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Life on the Mississippi

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Chapter 26. Under Fire


Talk began to run upon the war now, for we were getting down into the upper edge of the former battle-stretch by this time. Columbus was just behind us, so there was a good deal said about the famous battle of Belmont. Several of the boat's officers had seen active service in the Mississippi war-fleet. I gathered that they found themselves sadly out of their element in that kind of business at first, but afterward got accustomed to it, reconciled to it, and more or less at home in it. One of our pilots had his first war experience in the Belmont fight, as a pilot on a boat in the Confederate service. I had often had a curiosity to know how a green hand might feel, in his maiden battle, perched all solitary and alone on high in a pilot house, a target for Tom, Dick and Harry, and nobody at his elbow to shame him from showing the white feather when matters grew hot and perilous around him; so, to me his story was valuable—it filled a gap for me which all histories had left till that time empty.

THE PILOT'S FIRST BATTLE

He said—
It was the 7th of November. The fight began at seven in the morning. I was on the 'R. H. W. Hill.' Took over a load of troops from Columbus. Came back, and took over a battery of artillery. My partner said he was going to see the fight; wanted me to go along. I said, no, I wasn't anxious, I would look at it from the pilot-house. He said I was a coward, and left.

That fight was an awful sight. General Cheatham made his men strip their coats off and throw them in a pile, and said, 'Now follow me to hell or victory!' I heard him say that from the pilot-house; and then he galloped in, at the head of his troops. Old General Pillow, with his white hair, mounted on a white horse, sailed in, too, leading his troops as lively as a boy. By and by the Federals chased the rebels back, and here they came! tearing along, everybody for himself and Devil take the hindmost! and down under the bank they scrambled, and took shelter. I was sitting with my legs hanging out of the pilot-house window. All at once I noticed a whizzing sound passing my ear. Judged it was a bullet. I didn't stop to think about anything, I just tilted over backwards and landed on the floor, and staid there. The balls came booming around. Three cannon-balls went through the chimney; one ball took off the corner of the pilot-house; shells were screaming and bursting all around. Mighty warm times—I wished I hadn't come.

I lay there on the pilot-house floor, while the shots came faster and faster. I crept in behind the big stove, in the middle of the pilot-house. Presently a minie-ball came through the stove, and just grazed my head, and cut my hat. I judged it was time to go away from there. The captain was on the roof with a red-headed major from Memphis—a fine-looking man. I heard him say he wanted to leave here, but 'that pilot is killed.' I crept over to the starboard side to pull the bell to set her back; raised up and took a look, and I saw about fifteen shot holes through the window panes; had come so lively I hadn't noticed them. I glanced out on the water, and the spattering shot were like a hailstorm. I thought best to get out of that place. I went down the pilot-house guy, head first—not feet first but head first—slid down—before I struck the deck, the captain said we must leave there. So I climbed up the guy and got on the floor again. About that time, they collared my partner and were bringing him up to the pilot-house between two soldiers. Somebody had said I was killed. He put his head in and saw me on the floor reaching for the backing bells. He said, 'Oh, hell, he ain't shot,' and jerked away from the men who had him by the collar, and ran below. We were there until three o'clock in the afternoon, and then got away all right.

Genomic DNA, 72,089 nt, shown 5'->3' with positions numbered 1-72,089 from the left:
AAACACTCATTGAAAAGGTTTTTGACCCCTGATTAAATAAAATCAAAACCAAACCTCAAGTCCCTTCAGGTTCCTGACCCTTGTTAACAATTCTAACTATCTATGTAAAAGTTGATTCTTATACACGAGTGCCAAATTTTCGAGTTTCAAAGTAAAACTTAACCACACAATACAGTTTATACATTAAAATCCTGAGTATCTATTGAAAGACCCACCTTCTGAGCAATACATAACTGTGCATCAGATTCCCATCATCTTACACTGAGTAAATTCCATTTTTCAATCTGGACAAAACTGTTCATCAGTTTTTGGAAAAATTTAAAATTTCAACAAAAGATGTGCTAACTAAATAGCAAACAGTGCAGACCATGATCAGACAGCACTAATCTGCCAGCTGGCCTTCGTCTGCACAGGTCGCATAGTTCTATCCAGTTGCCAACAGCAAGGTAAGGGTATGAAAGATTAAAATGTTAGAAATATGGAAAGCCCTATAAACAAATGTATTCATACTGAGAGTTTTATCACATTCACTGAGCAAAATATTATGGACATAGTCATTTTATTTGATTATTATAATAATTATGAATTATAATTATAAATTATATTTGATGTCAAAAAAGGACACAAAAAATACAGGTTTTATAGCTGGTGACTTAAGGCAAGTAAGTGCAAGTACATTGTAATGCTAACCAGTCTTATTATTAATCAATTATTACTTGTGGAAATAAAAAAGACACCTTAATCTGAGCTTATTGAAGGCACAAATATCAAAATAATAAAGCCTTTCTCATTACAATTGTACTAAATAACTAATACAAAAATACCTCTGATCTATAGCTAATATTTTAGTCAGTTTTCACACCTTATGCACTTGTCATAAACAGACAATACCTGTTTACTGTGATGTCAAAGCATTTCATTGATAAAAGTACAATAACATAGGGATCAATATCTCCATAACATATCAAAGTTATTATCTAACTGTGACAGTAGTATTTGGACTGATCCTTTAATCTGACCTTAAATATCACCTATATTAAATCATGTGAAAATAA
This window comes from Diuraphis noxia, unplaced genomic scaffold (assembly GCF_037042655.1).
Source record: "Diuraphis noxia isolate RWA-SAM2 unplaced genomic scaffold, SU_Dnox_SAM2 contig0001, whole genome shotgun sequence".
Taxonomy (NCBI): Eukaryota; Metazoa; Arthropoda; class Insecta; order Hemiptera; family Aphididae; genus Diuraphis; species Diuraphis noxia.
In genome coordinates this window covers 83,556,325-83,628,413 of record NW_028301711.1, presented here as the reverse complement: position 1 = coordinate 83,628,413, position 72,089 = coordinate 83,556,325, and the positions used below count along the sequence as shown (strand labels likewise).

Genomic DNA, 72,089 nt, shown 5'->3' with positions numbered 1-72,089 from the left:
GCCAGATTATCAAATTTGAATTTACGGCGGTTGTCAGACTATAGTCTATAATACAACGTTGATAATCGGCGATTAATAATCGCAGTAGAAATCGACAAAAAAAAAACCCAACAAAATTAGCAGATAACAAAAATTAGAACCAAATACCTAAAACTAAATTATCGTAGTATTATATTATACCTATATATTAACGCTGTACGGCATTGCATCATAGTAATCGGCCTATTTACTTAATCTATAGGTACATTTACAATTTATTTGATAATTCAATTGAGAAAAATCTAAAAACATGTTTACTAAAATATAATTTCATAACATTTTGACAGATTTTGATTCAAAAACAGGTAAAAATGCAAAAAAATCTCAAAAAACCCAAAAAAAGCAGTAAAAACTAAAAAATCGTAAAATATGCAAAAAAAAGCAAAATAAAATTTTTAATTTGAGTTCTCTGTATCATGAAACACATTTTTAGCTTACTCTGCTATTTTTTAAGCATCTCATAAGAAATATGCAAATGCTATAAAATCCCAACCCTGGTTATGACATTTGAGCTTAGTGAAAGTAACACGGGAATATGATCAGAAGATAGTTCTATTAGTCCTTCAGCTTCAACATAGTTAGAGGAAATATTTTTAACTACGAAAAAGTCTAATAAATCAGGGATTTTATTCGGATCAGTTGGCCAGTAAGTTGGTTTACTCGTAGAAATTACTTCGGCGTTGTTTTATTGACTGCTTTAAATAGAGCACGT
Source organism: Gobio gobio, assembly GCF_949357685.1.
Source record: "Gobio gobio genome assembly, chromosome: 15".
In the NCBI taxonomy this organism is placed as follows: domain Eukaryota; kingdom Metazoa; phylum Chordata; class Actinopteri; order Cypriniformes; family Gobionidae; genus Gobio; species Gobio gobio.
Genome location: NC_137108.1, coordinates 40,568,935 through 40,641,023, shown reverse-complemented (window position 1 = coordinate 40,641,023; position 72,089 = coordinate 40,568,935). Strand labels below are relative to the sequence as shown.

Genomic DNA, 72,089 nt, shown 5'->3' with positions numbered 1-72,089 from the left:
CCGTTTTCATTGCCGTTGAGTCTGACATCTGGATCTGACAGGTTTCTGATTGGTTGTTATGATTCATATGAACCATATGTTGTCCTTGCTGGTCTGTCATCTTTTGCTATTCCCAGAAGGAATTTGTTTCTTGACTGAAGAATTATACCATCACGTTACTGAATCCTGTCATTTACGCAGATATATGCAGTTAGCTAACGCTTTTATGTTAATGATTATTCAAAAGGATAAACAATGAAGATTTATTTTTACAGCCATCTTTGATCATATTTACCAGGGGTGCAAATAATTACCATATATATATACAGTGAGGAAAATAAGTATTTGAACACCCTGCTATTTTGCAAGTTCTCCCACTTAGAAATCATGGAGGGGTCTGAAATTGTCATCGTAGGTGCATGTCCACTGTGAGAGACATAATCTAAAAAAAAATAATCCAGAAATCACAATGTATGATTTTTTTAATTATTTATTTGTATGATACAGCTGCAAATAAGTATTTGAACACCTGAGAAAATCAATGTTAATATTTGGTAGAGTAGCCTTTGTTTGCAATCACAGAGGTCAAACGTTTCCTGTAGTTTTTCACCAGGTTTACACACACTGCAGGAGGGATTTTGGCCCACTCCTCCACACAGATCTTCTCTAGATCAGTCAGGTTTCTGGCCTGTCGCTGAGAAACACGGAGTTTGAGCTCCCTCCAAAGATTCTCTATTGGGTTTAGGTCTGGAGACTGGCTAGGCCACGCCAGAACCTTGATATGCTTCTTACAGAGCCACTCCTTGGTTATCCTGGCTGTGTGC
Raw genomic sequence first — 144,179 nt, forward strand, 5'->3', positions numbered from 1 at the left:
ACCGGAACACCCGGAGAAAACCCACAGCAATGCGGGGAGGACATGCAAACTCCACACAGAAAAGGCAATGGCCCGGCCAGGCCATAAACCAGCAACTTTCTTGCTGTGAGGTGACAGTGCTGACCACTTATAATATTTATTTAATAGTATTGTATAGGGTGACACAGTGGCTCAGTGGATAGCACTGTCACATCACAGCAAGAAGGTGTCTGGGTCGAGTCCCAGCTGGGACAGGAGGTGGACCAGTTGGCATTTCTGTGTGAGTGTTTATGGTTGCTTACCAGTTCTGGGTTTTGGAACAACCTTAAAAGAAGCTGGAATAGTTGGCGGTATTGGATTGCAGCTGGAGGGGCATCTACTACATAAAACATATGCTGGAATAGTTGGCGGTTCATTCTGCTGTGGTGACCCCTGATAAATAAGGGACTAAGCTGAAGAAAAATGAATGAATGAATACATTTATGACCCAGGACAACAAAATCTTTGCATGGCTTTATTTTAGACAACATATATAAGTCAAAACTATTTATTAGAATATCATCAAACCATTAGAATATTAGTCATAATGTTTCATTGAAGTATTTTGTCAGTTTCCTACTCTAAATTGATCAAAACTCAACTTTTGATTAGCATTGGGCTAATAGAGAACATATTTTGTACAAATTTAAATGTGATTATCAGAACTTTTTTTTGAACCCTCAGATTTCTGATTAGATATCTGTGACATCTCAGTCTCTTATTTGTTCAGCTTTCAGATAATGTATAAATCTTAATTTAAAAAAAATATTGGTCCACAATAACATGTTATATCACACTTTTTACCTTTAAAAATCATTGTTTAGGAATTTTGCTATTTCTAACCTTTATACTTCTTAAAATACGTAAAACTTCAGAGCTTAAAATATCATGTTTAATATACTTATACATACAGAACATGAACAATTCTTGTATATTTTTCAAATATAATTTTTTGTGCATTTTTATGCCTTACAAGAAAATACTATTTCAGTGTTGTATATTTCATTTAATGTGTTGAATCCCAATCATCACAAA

The next time I saw my partner, I said, 'Now, come out, be honest, and tell me the truth. Where did you go when you went to see that battle?' He says, 'I went down in the hold.'

All through that fight I was scared nearly to death. I hardly knew anything, I was so frightened; but you see, nobody knew that but me. Next day General Polk sent for me, and praised me for my bravery and gallant conduct. I never said anything, I let it go at that. I judged it wasn't so, but it was not for me to contradict a general officer.

Pretty soon after that I was sick, and used up, and had to go off to the Hot Springs. When there, I got a good many letters from commanders saying they wanted me to come back. I declined, because I wasn't well enough or strong enough; but I kept still, and kept the reputation I had made.

A plain story, straightforwardly told; but Mumford told me that that pilot had 'gilded that scare of his, in spots;' that his subsequent career in the war was proof of it.